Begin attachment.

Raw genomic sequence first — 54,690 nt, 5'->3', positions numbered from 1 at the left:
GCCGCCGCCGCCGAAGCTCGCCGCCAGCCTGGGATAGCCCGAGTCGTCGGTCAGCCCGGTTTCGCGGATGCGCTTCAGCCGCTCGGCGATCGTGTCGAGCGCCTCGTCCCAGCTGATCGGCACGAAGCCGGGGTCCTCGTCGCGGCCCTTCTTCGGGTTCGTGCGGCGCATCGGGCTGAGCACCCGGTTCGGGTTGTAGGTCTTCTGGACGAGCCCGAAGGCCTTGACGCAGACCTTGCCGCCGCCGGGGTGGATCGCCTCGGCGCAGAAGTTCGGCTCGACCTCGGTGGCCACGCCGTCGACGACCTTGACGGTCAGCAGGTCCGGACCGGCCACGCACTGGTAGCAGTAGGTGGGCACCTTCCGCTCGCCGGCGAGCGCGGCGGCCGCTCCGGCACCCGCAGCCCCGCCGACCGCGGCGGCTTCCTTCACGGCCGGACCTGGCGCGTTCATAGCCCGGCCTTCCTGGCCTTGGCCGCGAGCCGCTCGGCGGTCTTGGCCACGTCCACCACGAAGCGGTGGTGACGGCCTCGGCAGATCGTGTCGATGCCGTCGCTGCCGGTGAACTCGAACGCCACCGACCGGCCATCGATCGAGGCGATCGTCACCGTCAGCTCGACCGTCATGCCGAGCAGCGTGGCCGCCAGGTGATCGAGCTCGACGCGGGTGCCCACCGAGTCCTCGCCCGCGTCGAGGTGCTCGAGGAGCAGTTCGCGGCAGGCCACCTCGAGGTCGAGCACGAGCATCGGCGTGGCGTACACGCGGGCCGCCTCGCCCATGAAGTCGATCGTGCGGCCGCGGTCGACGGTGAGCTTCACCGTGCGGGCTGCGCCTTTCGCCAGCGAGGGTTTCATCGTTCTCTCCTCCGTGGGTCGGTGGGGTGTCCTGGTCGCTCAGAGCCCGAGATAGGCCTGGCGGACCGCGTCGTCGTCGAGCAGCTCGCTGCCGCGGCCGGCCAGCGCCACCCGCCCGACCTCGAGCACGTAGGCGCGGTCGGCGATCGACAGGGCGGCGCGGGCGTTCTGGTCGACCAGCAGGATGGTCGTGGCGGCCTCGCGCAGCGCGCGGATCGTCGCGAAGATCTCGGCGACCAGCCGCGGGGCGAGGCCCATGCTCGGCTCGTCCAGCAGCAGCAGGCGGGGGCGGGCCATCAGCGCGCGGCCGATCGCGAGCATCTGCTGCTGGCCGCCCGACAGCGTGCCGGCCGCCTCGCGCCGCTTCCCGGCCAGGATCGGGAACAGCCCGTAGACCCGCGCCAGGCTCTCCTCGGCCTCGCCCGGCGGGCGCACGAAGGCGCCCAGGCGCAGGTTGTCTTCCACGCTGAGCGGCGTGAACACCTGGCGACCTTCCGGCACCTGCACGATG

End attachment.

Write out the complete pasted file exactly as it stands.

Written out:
Raw genomic sequence first — 54,690 nt, 5'->3', positions numbered from 1 at the left:
GCCGCCGCCGCCGAAGCTCGCCGCCAGCCTGGGATAGCCCGAGTCGTCGGTCAGCCCGGTTTCGCGGATGCGCTTCAGCCGCTCGGCGATCGTGTCGAGCGCCTCGTCCCAGCTGATCGGCACGAAGCCGGGGTCCTCGTCGCGGCCCTTCTTCGGGTTCGTGCGGCGCATCGGGCTGAGCACCCGGTTCGGGTTGTAGGTCTTCTGGACGAGCCCGAAGGCCTTGACGCAGACCTTGCCGCCGCCGGGGTGGATCGCCTCGGCGCAGAAGTTCGGCTCGACCTCGGTGGCCACGCCGTCGACGACCTTGACGGTCAGCAGGTCCGGACCGGCCACGCACTGGTAGCAGTAGGTGGGCACCTTCCGCTCGCCGGCGAGCGCGGCGGCCGCTCCGGCACCCGCAGCCCCGCCGACCGCGGCGGCTTCCTTCACGGCCGGACCTGGCGCGTTCATAGCCCGGCCTTCCTGGCCTTGGCCGCGAGCCGCTCGGCGGTCTTGGCCACGTCCACCACGAAGCGGTGGTGACGGCCTCGGCAGATCGTGTCGATGCCGTCGCTGCCGGTGAACTCGAACGCCACCGACCGGCCATCGATCGAGGCGATCGTCACCGTCAGCTCGACCGTCATGCCGAGCAGCGTGGCCGCCAGGTGATCGAGCTCGACGCGGGTGCCCACCGAGTCCTCGCCCGCGTCGAGGTGCTCGAGGAGCAGTTCGCGGCAGGCCACCTCGAGGTCGAGCACGAGCATCGGCGTGGCGTACACGCGGGCCGCCTCGCCCATGAAGTCGATCGTGCGGCCGCGGTCGACGGTGAGCTTCACCGTGCGGGCTGCGCCTTTCGCCAGCGAGGGTTTCATCGTTCTCTCCTCCGTGGGTCGGTGGGGTGTCCTGGTCGCTCAGAGCCCGAGATAGGCCTGGCGGACCGCGTCGTCGTCGAGCAGCTCGCTGCCGCGGCCGGCCAGCGCCACCCGCCCGACCTCGAGCACGTAGGCGCGGTCGGCGATCGACAGGGCGGCGCGGGCGTTCTGGTCGACCAGCAGGATGGTCGTGGCGGCCTCGCGCAGCGCGCGGATCGTCGCGAAGATCTCGGCGACCAGCCGCGGGGCGAGGCCCATGCTCGGCTCGTCCAGCAGCAGCAGGCGGGGGCGGGCCATCAGCGCGCGGCCGATCGCGAGCATCTGCTGCTGGCCGCCCGACAGCGTGCCGGCCGCCTCGCGCCGCTTCCCGGCCAGGATCGGGAACAGCCCGTAGACCCGCGCCAGGCTCTCCTCGGCCTCGCCCGGCGGGCGCACGAAGGCGCCCAGGCGCAGGTTGTCTTCCACGCTGAGCGGCGTGAACACCTGGCGACCTTCCGGCACCTGCACGATG